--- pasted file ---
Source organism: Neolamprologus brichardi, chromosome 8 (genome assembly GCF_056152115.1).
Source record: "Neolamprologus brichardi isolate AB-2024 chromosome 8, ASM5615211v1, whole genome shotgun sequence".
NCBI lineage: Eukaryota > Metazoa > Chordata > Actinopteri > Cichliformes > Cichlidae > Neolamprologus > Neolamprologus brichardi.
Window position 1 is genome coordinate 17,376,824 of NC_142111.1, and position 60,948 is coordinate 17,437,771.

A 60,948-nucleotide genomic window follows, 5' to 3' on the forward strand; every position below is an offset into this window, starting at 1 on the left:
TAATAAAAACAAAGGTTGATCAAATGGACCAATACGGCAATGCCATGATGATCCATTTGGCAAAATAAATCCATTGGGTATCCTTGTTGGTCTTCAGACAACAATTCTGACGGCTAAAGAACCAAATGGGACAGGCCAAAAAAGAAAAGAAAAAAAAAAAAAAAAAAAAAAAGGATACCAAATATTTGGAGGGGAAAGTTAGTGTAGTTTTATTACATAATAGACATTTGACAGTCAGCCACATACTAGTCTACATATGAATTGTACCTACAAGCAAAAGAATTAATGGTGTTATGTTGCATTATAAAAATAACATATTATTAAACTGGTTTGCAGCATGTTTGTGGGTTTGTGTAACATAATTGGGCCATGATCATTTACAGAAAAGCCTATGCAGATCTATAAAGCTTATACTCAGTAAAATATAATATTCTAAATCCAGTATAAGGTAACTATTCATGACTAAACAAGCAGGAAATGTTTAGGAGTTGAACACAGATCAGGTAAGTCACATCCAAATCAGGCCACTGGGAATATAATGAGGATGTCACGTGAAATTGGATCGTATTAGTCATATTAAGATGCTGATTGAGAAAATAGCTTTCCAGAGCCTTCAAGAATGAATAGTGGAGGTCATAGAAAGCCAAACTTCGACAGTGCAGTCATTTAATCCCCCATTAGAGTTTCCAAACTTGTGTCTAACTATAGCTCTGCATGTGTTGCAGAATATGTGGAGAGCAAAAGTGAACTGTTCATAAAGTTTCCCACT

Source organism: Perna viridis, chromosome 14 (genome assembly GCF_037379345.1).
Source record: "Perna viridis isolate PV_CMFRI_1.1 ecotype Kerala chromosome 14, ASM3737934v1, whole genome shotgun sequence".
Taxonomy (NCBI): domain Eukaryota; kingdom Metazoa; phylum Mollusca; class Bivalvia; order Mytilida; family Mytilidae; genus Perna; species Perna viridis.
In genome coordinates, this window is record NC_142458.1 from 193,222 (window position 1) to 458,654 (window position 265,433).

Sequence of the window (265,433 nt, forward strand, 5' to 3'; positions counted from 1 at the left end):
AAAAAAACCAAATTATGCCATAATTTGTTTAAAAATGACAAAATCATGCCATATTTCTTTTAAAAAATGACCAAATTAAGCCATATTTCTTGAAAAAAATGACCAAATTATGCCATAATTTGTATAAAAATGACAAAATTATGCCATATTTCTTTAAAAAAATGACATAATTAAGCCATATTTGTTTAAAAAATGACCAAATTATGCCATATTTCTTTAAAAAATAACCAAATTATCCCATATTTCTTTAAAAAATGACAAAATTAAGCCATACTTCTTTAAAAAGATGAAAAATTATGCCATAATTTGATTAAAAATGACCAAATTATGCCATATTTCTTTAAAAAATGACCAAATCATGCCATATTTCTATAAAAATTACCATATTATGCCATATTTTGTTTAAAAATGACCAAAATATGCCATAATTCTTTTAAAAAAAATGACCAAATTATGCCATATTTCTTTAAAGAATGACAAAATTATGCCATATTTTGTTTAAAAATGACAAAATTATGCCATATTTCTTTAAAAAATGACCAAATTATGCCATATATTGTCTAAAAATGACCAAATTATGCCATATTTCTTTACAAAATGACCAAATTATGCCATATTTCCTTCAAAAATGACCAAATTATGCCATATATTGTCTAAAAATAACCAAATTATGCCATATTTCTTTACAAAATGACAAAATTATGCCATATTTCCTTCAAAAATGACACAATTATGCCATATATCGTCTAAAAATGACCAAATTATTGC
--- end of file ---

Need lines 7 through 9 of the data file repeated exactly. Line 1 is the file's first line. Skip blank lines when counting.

Source organism: Perna viridis, chromosome 14 (genome assembly GCF_037379345.1).
Source record: "Perna viridis isolate PV_CMFRI_1.1 ecotype Kerala chromosome 14, ASM3737934v1, whole genome shotgun sequence".
Taxonomy (NCBI): domain Eukaryota; kingdom Metazoa; phylum Mollusca; class Bivalvia; order Mytilida; family Mytilidae; genus Perna; species Perna viridis.